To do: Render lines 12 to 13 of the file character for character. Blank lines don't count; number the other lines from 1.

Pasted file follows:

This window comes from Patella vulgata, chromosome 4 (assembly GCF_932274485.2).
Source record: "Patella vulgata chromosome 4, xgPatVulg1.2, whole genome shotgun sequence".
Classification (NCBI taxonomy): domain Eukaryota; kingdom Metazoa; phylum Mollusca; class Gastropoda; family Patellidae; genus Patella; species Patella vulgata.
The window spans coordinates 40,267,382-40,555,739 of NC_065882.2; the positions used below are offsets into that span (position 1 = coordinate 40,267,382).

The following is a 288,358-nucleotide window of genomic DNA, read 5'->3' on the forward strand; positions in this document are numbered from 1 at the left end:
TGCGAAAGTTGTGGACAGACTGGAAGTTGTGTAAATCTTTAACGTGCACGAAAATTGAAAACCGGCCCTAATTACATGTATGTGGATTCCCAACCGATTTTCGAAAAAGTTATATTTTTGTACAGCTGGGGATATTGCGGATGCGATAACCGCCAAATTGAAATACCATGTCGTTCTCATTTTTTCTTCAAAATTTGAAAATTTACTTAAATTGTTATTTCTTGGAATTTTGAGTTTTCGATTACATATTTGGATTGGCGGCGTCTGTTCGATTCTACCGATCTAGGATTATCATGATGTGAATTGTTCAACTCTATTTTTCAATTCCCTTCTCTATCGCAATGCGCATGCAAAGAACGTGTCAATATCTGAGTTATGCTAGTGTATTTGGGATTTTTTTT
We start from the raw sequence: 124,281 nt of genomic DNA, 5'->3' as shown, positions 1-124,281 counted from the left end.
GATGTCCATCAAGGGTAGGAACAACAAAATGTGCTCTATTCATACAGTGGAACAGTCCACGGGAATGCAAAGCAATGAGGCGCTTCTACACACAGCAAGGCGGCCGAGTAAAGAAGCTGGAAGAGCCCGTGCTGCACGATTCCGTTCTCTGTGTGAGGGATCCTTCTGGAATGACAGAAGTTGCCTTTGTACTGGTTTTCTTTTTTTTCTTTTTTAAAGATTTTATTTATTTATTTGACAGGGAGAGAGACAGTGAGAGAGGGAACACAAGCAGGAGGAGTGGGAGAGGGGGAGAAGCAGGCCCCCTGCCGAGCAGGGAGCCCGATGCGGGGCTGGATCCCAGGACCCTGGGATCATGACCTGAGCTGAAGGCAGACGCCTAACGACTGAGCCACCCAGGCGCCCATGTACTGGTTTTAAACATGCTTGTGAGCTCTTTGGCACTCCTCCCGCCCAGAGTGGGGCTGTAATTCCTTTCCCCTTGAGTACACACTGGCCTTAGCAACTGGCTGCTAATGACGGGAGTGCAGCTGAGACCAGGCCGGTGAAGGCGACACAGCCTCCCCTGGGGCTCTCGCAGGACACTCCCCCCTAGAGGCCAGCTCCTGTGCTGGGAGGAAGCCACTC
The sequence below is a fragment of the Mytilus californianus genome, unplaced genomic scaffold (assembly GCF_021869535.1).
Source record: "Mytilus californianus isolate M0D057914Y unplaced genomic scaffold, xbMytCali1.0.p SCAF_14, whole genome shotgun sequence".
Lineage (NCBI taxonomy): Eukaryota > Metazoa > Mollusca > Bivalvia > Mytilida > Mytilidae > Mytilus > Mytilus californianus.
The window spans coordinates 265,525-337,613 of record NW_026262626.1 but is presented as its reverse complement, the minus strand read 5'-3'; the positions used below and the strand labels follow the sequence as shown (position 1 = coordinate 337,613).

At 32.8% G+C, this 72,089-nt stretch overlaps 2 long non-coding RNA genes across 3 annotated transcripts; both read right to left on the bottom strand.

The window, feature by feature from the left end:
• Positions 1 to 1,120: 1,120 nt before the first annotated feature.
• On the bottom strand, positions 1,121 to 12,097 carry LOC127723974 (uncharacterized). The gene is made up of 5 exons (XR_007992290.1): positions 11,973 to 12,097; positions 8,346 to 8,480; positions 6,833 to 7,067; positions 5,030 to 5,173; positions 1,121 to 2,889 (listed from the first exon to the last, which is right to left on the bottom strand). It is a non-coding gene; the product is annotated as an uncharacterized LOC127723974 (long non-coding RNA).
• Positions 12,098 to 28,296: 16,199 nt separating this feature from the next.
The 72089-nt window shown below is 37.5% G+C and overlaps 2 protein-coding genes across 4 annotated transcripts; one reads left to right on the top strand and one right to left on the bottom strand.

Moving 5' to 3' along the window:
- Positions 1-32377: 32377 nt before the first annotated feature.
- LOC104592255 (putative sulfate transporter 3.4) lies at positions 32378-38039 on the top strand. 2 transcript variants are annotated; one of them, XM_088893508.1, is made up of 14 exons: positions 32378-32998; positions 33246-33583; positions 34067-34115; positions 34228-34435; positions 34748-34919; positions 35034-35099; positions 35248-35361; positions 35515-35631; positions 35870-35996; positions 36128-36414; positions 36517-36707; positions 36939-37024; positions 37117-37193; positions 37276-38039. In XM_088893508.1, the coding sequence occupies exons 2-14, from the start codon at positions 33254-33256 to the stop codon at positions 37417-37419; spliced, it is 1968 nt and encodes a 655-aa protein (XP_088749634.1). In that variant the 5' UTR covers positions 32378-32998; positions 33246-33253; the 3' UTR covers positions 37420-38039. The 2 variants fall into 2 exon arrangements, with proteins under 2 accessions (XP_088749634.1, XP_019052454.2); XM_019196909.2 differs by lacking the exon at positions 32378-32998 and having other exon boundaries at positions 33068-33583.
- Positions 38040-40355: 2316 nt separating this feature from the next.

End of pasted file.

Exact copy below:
The window spans coordinates 265,525-337,613 of record NW_026262626.1 but is presented as its reverse complement, the minus strand read 5'-3'; the positions used below and the strand labels follow the sequence as shown (position 1 = coordinate 337,613).

At 32.8% G+C, this 72,089-nt stretch overlaps 2 long non-coding RNA genes across 3 annotated transcripts; both read right to left on the bottom strand.